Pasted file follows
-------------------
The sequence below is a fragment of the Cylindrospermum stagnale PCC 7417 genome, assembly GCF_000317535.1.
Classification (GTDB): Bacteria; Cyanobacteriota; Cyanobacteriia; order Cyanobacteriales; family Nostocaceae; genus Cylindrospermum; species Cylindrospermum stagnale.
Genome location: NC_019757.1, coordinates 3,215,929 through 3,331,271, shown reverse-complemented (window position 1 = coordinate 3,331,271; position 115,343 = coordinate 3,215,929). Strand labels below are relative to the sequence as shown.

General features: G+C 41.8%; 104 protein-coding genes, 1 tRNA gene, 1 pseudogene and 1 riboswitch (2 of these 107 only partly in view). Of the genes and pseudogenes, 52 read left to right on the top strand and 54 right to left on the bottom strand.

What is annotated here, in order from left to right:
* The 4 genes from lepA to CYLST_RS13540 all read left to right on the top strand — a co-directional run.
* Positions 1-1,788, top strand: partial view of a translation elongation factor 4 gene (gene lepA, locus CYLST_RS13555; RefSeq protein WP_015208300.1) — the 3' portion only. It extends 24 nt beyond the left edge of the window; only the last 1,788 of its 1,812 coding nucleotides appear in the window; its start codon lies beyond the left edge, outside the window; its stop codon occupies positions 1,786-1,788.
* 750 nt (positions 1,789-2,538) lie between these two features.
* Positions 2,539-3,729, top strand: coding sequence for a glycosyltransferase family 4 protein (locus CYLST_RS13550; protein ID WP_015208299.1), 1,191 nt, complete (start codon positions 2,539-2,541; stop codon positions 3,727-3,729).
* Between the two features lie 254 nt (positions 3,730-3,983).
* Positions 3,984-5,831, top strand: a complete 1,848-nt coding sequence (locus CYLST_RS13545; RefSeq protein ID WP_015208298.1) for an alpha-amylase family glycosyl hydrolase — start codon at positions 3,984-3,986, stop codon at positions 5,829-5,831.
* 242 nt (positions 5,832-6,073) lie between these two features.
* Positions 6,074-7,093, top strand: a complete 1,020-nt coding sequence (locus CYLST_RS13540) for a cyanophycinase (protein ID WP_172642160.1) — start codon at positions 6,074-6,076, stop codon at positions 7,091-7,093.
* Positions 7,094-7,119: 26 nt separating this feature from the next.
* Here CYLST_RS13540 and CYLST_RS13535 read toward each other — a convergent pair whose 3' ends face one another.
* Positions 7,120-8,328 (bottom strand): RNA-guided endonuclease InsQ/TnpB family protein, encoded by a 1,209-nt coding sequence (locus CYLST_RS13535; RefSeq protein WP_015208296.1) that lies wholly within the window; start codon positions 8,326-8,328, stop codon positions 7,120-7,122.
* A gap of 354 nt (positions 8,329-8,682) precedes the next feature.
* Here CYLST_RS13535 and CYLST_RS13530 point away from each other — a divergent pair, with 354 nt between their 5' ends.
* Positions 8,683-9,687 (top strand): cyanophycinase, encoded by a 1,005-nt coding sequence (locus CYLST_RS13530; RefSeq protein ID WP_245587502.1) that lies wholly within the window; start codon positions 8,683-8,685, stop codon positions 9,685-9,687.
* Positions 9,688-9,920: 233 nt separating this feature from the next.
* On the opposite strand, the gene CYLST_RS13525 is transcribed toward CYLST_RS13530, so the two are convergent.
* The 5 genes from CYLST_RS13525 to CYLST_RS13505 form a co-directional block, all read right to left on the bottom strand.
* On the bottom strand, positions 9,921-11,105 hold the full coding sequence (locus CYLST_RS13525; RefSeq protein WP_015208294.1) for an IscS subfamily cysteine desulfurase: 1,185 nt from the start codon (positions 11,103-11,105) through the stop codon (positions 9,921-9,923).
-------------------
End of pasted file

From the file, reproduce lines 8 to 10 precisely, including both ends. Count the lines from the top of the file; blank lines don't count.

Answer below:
* 750 nt (positions 1,789-2,538) lie between these two features.
* Positions 2,539-3,729, top strand: coding sequence for a glycosyltransferase family 4 protein (locus CYLST_RS13550; protein ID WP_015208299.1), 1,191 nt, complete (start codon positions 2,539-2,541; stop codon positions 3,727-3,729).
* Between the two features lie 254 nt (positions 3,730-3,983).